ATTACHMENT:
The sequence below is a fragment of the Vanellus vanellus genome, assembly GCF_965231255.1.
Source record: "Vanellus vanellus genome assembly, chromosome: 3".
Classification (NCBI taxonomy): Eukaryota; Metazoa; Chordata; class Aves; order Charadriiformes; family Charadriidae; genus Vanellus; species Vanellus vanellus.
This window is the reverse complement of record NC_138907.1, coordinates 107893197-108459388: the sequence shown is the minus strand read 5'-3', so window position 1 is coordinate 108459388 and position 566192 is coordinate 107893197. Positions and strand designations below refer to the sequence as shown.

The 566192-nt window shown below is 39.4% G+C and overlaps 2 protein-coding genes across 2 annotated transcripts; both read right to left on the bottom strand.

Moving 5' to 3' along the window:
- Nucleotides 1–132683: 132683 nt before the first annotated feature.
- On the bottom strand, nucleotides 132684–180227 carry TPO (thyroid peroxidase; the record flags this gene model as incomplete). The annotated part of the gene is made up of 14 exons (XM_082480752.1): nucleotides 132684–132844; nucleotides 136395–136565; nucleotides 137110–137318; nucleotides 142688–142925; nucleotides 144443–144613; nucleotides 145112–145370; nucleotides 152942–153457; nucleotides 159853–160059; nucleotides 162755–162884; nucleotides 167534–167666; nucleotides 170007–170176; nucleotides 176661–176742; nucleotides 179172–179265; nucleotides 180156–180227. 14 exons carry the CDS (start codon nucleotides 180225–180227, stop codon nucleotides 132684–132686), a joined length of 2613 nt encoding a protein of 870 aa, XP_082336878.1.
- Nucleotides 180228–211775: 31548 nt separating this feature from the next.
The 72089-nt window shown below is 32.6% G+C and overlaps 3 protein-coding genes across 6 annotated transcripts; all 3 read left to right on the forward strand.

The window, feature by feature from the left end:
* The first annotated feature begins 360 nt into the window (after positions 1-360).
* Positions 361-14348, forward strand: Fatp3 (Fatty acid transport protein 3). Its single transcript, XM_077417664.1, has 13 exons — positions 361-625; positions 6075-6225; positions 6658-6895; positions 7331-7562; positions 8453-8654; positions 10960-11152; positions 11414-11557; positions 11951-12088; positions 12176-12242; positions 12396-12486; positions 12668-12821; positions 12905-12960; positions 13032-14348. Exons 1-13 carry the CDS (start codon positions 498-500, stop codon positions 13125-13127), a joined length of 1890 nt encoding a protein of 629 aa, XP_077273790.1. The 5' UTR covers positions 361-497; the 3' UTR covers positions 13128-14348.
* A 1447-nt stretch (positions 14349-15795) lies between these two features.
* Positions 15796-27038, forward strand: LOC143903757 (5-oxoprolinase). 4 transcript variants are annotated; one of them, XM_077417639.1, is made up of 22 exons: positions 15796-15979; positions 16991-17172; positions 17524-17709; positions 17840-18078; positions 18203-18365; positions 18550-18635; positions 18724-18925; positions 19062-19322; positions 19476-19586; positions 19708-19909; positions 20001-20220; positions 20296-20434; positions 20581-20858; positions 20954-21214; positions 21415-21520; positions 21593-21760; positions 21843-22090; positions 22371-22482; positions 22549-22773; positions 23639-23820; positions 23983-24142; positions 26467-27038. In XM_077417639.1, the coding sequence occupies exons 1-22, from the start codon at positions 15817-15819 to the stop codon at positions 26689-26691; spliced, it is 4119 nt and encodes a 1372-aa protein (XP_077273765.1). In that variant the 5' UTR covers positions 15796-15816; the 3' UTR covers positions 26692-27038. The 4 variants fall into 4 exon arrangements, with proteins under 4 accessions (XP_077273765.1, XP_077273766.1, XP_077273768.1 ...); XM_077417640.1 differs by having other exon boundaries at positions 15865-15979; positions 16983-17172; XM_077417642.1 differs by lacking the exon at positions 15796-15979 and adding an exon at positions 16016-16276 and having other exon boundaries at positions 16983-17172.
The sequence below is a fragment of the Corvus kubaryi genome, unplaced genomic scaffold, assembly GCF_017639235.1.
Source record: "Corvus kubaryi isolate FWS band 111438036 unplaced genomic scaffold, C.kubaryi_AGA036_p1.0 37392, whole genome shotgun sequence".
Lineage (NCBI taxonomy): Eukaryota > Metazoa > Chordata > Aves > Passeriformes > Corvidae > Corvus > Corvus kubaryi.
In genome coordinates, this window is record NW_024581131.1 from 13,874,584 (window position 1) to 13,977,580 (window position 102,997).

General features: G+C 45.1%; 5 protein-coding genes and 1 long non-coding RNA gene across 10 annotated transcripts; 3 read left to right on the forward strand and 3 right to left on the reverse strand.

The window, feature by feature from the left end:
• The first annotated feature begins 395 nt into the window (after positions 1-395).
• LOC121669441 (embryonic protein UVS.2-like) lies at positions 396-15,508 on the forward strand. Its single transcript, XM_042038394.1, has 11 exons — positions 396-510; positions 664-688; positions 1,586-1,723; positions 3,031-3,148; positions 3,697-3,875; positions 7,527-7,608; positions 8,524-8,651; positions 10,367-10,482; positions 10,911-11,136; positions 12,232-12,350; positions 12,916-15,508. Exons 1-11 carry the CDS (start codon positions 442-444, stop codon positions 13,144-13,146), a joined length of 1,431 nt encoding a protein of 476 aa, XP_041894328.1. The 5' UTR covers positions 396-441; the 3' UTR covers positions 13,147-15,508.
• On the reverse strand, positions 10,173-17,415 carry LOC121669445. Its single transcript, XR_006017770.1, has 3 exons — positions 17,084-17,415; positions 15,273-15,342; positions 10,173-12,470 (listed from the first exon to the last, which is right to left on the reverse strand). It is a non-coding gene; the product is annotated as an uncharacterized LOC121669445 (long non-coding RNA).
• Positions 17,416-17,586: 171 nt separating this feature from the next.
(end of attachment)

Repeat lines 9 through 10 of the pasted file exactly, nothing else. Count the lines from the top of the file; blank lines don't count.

- Nucleotides 180228–211775: 31548 nt separating this feature from the next.
The 72089-nt window shown below is 32.6% G+C and overlaps 3 protein-coding genes across 6 annotated transcripts; all 3 read left to right on the forward strand.